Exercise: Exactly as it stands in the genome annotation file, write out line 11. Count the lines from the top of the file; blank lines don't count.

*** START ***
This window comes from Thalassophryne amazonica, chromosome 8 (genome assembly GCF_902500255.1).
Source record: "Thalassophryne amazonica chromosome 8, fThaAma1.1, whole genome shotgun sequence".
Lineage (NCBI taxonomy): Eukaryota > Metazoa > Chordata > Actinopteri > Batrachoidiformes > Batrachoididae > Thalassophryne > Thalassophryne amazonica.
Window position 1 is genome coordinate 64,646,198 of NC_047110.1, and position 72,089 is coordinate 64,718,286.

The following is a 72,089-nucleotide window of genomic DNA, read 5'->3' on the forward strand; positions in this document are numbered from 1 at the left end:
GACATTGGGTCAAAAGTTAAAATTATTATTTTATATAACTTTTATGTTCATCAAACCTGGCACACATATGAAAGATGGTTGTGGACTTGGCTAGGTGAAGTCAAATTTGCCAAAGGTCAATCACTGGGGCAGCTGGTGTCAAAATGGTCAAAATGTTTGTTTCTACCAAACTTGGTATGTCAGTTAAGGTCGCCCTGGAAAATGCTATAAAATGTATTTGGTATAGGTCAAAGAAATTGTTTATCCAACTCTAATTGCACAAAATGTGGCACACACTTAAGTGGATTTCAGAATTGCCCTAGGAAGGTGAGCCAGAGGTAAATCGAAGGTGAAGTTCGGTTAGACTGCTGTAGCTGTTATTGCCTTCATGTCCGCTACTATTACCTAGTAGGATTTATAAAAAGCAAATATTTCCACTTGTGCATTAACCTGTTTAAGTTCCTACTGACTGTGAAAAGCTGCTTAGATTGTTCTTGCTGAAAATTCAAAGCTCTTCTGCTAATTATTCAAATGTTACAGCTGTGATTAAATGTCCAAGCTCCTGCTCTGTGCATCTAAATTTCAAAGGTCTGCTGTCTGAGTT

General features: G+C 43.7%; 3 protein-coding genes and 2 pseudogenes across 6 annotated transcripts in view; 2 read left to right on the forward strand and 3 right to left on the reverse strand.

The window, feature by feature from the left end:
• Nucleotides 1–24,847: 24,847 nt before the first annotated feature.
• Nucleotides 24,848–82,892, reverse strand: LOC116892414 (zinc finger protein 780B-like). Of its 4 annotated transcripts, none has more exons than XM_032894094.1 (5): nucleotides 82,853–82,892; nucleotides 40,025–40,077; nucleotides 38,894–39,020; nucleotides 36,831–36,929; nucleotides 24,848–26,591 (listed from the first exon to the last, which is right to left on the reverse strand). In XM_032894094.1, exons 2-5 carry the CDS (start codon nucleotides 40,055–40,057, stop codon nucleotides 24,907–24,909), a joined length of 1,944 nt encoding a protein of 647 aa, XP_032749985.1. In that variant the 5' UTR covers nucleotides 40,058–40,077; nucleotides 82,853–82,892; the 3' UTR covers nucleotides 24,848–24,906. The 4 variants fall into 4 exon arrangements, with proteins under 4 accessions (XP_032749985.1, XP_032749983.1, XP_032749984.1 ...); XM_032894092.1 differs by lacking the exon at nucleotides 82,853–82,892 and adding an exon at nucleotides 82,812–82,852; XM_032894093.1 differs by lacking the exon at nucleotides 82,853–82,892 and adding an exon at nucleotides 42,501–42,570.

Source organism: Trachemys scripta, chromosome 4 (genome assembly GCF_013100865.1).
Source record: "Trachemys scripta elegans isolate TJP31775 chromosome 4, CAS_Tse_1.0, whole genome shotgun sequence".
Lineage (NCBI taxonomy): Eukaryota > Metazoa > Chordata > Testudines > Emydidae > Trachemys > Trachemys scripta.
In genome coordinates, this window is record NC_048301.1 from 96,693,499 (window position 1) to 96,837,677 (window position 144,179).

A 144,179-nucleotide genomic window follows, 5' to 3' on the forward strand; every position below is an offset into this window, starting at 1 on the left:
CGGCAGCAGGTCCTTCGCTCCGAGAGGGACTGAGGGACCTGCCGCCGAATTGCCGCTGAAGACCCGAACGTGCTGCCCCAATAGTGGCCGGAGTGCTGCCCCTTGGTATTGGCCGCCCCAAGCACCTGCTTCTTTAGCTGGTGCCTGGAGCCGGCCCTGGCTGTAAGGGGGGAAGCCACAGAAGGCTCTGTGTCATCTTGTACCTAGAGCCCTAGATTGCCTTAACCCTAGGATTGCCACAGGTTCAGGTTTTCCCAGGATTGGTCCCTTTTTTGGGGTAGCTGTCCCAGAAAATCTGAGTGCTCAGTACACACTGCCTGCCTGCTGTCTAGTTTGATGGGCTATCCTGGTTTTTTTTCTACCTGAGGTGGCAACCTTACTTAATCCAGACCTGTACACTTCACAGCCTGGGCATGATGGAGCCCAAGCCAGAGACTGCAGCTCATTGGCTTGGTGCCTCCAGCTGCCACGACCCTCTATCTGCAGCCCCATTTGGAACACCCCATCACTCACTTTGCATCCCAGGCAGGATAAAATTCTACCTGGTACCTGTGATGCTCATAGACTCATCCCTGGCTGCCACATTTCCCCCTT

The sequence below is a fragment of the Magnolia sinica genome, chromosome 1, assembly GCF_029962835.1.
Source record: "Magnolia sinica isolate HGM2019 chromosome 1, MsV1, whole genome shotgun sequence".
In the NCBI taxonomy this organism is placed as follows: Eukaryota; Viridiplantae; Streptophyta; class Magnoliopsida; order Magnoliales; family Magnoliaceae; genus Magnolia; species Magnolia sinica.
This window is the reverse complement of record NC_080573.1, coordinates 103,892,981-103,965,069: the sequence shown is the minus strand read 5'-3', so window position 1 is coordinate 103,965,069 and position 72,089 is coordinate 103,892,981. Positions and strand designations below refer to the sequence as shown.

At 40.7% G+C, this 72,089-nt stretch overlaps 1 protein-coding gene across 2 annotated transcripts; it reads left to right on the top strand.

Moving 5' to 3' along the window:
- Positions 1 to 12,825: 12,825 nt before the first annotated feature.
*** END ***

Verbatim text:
Source organism: Trachemys scripta, chromosome 4 (genome assembly GCF_013100865.1).